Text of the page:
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WADA condemns Russian hackers for leaking Olympic athletes' medical data

The global anti-doping agency confirms attack on database led to leak of data belonging to Olympic athletes

The World Anti-Doping Agency (WADA) has confirmed a spear phishing attack allowed Russian hackers to access and leak medical data belonging to a slew of high-profile Olympic athletes.

A group of Russian cyber hackers, dubbed Fancy Bear, have claimed responsibility for breaching the WADA’s database, which is used to keep tabs on the prescription medications athletes consume and check they are permitted under anti-doping laws.

According to the WADA, the group gained access to the database by targeting an account created for the International Olympic Committee (IOC) in the lead up to this summer’s Rio 2016 Games.

“While it is an evolving situation, we believe that access to the Anti-Doping Administration and Management Systems (ADAMS) was obtained through spear phishing of email accounts, whereby ADAMS passwords were obtained enabling access to account information confined to the Rio 2016 Games,” the WADA said.

“We have no reason to believe that other ADAMS data has been compromised.”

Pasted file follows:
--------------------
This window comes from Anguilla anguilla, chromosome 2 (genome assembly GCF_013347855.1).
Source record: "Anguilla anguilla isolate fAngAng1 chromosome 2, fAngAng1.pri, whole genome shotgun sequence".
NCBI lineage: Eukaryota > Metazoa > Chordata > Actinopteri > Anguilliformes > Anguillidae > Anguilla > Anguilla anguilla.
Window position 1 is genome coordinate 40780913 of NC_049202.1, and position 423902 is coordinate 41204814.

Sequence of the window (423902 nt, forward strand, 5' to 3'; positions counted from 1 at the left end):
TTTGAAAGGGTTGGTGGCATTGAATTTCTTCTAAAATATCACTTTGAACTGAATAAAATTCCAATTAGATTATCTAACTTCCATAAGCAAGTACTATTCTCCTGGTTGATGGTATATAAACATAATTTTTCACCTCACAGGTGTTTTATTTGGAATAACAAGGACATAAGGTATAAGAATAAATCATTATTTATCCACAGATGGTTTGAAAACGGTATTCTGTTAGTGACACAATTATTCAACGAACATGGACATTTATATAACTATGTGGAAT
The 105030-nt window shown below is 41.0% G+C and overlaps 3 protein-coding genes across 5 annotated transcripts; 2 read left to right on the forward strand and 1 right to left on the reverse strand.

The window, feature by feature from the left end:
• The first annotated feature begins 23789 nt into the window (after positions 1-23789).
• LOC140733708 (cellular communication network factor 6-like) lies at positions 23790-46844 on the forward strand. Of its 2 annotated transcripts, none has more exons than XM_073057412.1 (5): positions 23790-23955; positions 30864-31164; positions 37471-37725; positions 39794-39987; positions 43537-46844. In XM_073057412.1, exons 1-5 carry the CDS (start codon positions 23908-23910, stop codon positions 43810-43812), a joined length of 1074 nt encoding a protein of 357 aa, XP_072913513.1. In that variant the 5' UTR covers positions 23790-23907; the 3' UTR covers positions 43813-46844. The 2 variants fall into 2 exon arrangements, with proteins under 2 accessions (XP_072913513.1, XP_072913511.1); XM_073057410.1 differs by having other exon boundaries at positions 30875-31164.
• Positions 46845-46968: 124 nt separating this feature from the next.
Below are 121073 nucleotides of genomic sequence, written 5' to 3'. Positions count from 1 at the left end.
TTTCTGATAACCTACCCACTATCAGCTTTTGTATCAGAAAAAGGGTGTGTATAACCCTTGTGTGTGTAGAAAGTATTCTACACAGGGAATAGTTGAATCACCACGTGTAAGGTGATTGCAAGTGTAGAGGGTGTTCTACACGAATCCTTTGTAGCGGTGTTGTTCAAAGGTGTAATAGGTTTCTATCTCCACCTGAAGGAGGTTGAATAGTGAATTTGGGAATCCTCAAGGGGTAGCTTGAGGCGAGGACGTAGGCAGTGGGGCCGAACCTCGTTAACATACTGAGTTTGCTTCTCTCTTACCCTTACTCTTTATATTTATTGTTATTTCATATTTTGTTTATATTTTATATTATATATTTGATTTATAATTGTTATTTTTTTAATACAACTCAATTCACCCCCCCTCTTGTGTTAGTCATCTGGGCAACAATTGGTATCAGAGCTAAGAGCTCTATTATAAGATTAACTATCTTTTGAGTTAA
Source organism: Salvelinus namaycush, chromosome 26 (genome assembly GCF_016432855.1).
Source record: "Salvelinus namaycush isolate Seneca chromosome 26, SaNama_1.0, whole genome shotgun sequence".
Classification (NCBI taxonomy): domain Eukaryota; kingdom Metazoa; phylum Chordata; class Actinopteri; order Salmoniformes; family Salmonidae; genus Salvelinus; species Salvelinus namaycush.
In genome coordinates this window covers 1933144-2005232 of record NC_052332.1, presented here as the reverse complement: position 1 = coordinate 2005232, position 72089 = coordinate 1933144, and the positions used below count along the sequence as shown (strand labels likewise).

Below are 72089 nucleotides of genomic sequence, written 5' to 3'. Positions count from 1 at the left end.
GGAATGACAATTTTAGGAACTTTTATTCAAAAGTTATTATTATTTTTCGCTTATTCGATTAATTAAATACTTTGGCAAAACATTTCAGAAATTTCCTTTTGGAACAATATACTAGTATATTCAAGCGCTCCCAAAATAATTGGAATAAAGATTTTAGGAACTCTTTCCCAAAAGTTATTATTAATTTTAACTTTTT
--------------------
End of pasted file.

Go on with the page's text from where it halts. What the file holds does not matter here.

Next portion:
Confidential medical records belonging to tennis players Serena and Venus Williams, along with those of gymnast Simone Biles, are among details leaked so far, but the group is understood to have threatened to release more.

Read more about the 2016 Rio Olympics

The leaked data includes details of any “Therapeutic Use Exemptions” the athletes had in place for the Rio Olympics, which permitted them to use certain banned substances for medical reasons.

The WADA has launched an internal investigation into its security practices in the wake of the breach, and is working closely with law enforcers to catch the culprits, the organisation added.

Olivier Niggli, director general of the WADA, said the organisation believes the attack was an attempt by the hackers to undermine the worldwide anti-doping system after the agency’s recommendations that Russian athletes should be banned from competing in Rio.

“WADA deeply regrets this situation and is conscious of the threat that it represents to athletes whose confidential information has been divulged through this criminal act,” said Niggli.

“WADA has been informed by law enforcement authorities that these attacks are originating out of Russia, [and] let it be known that these criminal acts are greatly compromising the effort by the global anti-doping community to re-establish trust in Russia.”

John Madelin, CEO of internet security provider RelianceACSN, said the WADA attack could have been avoided.
“Sensitive information like that held by the WADA is part of the organisation’s critical data, and therefore needs to be completely secure,” he said.

“Key lessons to be taken away from this breach are that organisations need to educate employees and users on best practices to help prevent attacks like this, and make the cost of breaching an organisation’s defences more than the data is worth to would-be hackers.”

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